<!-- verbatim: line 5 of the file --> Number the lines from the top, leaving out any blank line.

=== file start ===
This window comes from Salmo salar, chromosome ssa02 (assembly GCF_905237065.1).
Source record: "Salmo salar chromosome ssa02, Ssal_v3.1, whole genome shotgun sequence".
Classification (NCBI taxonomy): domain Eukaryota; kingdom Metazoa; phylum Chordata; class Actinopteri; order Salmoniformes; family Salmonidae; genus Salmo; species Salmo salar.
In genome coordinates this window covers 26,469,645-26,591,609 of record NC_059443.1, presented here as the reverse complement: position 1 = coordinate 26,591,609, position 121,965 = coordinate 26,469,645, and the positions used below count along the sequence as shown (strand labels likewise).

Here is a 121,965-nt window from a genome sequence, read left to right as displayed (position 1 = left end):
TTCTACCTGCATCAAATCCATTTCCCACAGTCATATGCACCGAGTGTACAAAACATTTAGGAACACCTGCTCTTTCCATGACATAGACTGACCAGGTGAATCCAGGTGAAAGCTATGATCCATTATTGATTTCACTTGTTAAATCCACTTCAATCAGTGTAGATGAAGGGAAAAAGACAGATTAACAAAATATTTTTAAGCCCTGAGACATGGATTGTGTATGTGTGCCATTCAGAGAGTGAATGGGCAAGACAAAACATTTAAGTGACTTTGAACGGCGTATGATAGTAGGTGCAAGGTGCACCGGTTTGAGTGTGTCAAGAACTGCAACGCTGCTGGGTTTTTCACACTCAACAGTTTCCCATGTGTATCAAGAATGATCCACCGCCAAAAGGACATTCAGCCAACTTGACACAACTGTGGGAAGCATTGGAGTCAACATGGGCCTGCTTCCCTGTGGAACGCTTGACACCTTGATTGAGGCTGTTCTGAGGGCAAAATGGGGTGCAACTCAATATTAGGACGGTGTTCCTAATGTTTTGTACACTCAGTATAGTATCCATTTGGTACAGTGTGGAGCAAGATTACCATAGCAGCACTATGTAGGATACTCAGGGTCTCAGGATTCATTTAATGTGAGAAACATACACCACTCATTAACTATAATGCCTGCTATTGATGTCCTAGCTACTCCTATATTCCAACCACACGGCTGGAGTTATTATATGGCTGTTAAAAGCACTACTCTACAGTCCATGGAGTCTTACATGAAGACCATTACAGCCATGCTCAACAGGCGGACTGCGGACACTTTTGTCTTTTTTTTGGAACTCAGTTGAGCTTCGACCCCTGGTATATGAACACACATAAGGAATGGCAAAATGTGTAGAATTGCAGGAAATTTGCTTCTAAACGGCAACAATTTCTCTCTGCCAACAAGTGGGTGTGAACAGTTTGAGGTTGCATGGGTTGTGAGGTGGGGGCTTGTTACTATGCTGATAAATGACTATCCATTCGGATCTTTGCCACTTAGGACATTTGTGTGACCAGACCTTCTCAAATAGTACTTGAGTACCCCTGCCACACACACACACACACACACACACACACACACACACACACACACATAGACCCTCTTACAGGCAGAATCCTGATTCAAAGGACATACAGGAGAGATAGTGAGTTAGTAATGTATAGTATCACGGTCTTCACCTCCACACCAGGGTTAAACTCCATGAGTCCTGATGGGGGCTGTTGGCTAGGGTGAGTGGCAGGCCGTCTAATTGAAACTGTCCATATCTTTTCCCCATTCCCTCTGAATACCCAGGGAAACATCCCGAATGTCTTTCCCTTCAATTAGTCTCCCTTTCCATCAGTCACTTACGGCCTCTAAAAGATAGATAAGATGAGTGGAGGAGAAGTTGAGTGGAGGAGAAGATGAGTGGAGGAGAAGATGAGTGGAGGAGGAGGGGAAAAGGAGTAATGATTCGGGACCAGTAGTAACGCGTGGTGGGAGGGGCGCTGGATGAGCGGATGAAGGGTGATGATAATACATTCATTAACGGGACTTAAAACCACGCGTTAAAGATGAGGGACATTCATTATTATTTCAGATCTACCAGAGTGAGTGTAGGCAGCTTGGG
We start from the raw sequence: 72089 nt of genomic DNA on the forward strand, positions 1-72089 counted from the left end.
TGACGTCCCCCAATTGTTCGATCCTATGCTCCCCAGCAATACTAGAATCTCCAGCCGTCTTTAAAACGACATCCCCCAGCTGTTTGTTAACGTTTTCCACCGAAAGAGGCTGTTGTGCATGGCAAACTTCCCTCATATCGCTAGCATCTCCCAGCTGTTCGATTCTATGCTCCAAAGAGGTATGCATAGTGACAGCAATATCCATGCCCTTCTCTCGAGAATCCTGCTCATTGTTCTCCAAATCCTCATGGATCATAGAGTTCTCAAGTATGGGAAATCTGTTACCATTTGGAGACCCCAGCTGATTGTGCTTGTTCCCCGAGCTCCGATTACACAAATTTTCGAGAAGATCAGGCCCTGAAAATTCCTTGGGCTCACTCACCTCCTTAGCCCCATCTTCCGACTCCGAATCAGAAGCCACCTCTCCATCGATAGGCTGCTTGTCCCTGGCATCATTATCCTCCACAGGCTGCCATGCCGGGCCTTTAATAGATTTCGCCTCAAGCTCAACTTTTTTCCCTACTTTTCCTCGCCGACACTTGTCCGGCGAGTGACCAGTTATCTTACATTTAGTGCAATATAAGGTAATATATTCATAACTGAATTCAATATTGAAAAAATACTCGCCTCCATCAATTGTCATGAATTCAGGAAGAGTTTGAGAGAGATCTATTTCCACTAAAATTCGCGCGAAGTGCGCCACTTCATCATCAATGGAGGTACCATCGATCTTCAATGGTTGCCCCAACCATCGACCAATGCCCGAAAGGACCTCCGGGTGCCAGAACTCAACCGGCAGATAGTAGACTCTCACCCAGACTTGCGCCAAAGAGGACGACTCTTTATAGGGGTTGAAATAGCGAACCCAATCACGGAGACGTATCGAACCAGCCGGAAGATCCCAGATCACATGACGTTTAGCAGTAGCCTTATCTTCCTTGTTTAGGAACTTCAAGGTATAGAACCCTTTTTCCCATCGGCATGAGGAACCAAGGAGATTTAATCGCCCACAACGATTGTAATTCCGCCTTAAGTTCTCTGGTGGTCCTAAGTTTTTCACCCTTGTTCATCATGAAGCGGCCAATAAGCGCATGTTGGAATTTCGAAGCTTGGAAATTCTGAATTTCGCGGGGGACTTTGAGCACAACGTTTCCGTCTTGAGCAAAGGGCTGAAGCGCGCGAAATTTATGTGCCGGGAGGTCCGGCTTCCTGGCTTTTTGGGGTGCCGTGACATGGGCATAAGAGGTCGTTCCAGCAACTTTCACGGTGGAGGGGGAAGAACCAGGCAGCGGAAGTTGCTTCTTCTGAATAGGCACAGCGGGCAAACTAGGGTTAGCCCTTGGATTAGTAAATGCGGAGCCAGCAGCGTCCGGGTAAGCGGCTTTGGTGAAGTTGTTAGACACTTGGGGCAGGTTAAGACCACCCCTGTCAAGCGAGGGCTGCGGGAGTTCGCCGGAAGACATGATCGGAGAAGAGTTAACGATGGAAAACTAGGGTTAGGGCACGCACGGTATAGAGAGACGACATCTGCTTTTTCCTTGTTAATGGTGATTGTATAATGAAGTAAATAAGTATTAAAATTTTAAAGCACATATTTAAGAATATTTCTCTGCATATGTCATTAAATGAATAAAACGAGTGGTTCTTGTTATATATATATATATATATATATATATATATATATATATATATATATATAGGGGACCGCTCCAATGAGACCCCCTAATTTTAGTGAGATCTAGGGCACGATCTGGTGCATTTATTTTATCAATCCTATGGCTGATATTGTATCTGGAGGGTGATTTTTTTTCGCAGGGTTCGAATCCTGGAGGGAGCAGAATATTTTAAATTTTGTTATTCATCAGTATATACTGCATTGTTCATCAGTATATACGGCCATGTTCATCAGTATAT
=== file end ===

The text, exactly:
Here is a 121,965-nt window from a genome sequence, read left to right as displayed (position 1 = left end):